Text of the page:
oa Comparative and International Law Journal of Southern Africa - HIV / AIDS and equal opportunities in the workplace : the implications of the Employment Equity Act
|Article Title||HIV / AIDS and equal opportunities in the workplace : the implications of the Employment Equity Act|
|© Publisher:||Institute of Foreign and Comparative Law|
|Journal||Comparative and International Law Journal of Southern Africa|
|Publication Date||Nov 2000|
|Pages||96 - 109|
Largely on account of South Africa's historical circumstances, the Employment Equity Act is destined to become an important instrument for effecting equity and redress in the workplace. The Act is engendering controversy for introducing, for the first time, a statutory framework for affirmative action in the workplace so as to effect redress for blacks and women. However, the novel parameters of the Act are not confined to affirmative action based on race or gender. The Act also extends the quest for a just and equitable society to the elimination of HIV-related discrimination and securing equity and redress for people with disabilities.
Against the backdrop of HIV / AIDS-related discrimination in the workplace, this article discusses the likely impact of the Act on securing equality for people living with HIV / AIDS (PWAs). The focus is on elimination of unfair discrimination so as to create equal opportunities for PWAs. The article also attempts to assess the likely impact of the Act on the treatment of people with disabilities, but only to the extent that HIV and AIDS can be said to fall within the ambit of disabilities under the Act. Where pertinent, the article draws from jurisdictions such the United States, Canada, Australia and the United Kingdom where directly or indirectly, HIV-related discrimination is subject to legislation.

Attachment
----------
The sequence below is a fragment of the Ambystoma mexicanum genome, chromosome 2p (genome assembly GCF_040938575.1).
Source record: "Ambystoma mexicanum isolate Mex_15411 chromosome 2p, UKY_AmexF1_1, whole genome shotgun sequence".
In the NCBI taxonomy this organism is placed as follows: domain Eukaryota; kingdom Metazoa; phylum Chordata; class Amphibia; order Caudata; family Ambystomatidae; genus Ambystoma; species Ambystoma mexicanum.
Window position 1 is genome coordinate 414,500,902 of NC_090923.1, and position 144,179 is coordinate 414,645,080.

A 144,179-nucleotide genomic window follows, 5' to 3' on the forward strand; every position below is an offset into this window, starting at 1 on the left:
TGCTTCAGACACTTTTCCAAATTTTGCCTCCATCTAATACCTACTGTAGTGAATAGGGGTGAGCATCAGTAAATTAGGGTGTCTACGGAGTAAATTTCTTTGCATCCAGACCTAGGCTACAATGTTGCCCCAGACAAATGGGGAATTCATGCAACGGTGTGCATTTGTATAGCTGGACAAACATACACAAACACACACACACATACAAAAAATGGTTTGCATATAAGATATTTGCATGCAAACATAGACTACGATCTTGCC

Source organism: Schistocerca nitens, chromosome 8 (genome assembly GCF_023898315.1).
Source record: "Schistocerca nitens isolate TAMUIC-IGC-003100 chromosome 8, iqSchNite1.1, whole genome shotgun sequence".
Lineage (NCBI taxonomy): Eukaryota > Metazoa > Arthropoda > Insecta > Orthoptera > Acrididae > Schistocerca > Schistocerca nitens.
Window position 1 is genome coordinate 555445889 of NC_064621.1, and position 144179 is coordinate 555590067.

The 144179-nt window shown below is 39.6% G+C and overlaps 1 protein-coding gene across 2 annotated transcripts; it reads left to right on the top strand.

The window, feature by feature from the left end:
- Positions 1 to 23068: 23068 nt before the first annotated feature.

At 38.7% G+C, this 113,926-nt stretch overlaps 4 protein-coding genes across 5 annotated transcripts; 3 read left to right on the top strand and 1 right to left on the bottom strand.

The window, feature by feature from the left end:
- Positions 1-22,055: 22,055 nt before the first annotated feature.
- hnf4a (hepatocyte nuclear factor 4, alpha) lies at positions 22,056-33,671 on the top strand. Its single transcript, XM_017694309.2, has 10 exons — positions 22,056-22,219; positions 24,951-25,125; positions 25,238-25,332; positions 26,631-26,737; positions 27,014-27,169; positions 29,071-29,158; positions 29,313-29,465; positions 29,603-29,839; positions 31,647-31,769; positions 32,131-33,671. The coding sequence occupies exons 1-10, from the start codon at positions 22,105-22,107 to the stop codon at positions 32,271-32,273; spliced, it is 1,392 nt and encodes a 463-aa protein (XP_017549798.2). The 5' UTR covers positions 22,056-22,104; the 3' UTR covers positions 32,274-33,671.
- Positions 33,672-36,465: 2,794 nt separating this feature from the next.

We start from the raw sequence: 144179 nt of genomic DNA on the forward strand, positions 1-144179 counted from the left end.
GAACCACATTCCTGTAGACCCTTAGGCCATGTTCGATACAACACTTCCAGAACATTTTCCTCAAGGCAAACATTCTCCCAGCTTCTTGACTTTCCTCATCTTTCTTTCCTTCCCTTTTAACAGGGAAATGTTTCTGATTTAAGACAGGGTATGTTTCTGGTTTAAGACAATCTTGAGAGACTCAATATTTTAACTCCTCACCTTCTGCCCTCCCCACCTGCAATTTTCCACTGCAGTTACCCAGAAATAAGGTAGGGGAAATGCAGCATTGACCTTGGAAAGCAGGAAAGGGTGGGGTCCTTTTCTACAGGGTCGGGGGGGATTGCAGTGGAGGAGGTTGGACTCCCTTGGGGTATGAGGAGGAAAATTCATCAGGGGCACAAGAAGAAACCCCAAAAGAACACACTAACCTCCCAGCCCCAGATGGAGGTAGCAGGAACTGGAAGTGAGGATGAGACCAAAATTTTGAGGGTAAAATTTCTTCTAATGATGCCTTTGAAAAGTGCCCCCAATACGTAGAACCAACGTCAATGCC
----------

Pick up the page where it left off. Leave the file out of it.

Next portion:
Leaving aside the general injunction on employers to eliminate unfair discrimination in the workplace, the discussion will be constructed around four main areas in which the Act impacts on ensuring or creating equal opportunities for PWAs. Firstly, it outlaws unfair discrimination against an employee on one or more grounds, including HIV status.
Secondly, it prohibits medical testing of an employee, including, of necessity, an HIV test. Thirdly, it specifically prohibits determining an employee's HIV status unless such testing has been determined to be justifiable by the Labour Court in terms of the Act. Finally, the Act provides for affirmative action for, inter alia, people with disabilities. It will be submitted that PWAs fall within the ambit of people with disabilities, especially after the onset of AIDS.
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